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U.S. Not Prepared for Terrorist Attacks, First Responders Warn

Despite progress since the terrorist attacks of Sept. 11 last year, the country still faces significant risks from weapons of mass destruction (WMD) because of the unmet needs of police officers, firefighters and emergency medical personnel.

That's the view put forth by a variety of officials at the Second Global Conference on Nuclear, Biological, and Chemical Terrorism, held Oct. 31-Nov. 1 in Washington, DC.

"Over the past 14 months I truly believe many of us have made progress in our anti-terrorism preparations," said Charles Ramsey, Metropolitan Washington DC Police Chief. "But it would be foolish or naïve to assert that we've finished the job."

Ramsey then referred to a recent blue-ribbon task force report led by former Senators Warren Rudman and Gary Hart that states, "even in our largest cities we continue to face serious challenges in trying to prepare for and respond to terrorist acts."

Entitled "America Still Unprepared – America Still in Danger," Ramsey said all first responders should read the report, which can be found at

Relying on both the task force's conclusions and his own experience, Ramsey then ticked of a list of the most critical continuing challenges:

  • Equipment needs remain unmet and federal support here is crucial because local agencies cannot afford to buy what is needed;
  • Intelligence gaps, stemming in part from federal resistance to sharing information, mean local responders often operate in an "intelligence vacuum;"
  • Radio communication, primarily the lack of inter-operability among the communication devices used by various first responder agencies in different jurisdictions, make it difficult for first responders to communicate with each other.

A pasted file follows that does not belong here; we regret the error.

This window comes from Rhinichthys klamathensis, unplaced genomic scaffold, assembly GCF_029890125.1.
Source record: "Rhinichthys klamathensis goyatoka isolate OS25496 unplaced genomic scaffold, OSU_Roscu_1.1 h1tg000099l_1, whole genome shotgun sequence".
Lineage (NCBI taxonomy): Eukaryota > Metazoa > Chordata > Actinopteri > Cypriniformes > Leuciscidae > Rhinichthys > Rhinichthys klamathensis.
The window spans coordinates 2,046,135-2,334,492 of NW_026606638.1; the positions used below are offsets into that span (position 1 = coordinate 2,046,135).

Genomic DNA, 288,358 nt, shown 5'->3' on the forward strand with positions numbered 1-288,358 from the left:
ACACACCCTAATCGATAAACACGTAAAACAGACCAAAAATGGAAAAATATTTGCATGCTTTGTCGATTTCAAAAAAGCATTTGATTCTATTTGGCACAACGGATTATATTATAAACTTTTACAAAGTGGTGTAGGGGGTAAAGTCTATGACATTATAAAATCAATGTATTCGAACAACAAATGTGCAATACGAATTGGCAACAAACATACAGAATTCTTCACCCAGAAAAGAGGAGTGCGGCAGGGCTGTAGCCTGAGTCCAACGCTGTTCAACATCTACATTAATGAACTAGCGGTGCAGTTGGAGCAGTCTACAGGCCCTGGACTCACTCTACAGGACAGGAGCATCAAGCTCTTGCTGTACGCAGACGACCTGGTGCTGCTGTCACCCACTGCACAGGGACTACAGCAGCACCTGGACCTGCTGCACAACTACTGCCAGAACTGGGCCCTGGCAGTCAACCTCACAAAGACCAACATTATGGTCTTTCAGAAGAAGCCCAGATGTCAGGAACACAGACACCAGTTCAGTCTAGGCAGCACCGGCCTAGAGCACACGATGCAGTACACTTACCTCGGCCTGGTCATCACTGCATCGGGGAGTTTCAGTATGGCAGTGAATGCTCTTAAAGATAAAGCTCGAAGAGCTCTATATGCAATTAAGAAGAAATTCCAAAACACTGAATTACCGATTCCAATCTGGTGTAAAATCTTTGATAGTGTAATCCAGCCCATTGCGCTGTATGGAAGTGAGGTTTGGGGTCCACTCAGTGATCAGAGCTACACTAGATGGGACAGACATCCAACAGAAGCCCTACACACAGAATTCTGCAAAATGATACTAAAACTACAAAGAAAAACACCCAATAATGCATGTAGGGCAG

Speaking at the same workshop, entitled "First Responders Response to Incidents," Ray Blankenship of the Arlington, Va. Fire Department confirmed Ramsey's concerns and added a few more of his own from the perspective of smaller communities.

Specialized training, equipment, and pharmaceuticals as well as the full integration of all response operations are critical, according to Blankenship.

"Ask yourself if you have what you need to get through the first 6 to 12 hours after an attack" said Blankenship, "because there will be no federal response before that."

Blankenship also noted that hospitals need to be prepared for thousands of self-referrals, while local health officials must be ready to deal with hundreds or possibly thousands of fatalities.

Blankenship, Ramsey, and others at the conference called for standards to help them in the purchase of personal protective equipment and other material they need to prepare for potential attacks with WMD.

"We need standards and we don't have them right now, so that I know what I'm buying will do what it says it's going to do," said Ramsey.

"Unless somebody has tested it, we're not going to buy it," agreed Elliot Grollman, chairman of the law enforcement working group at the Washington Metro Council for Governments.

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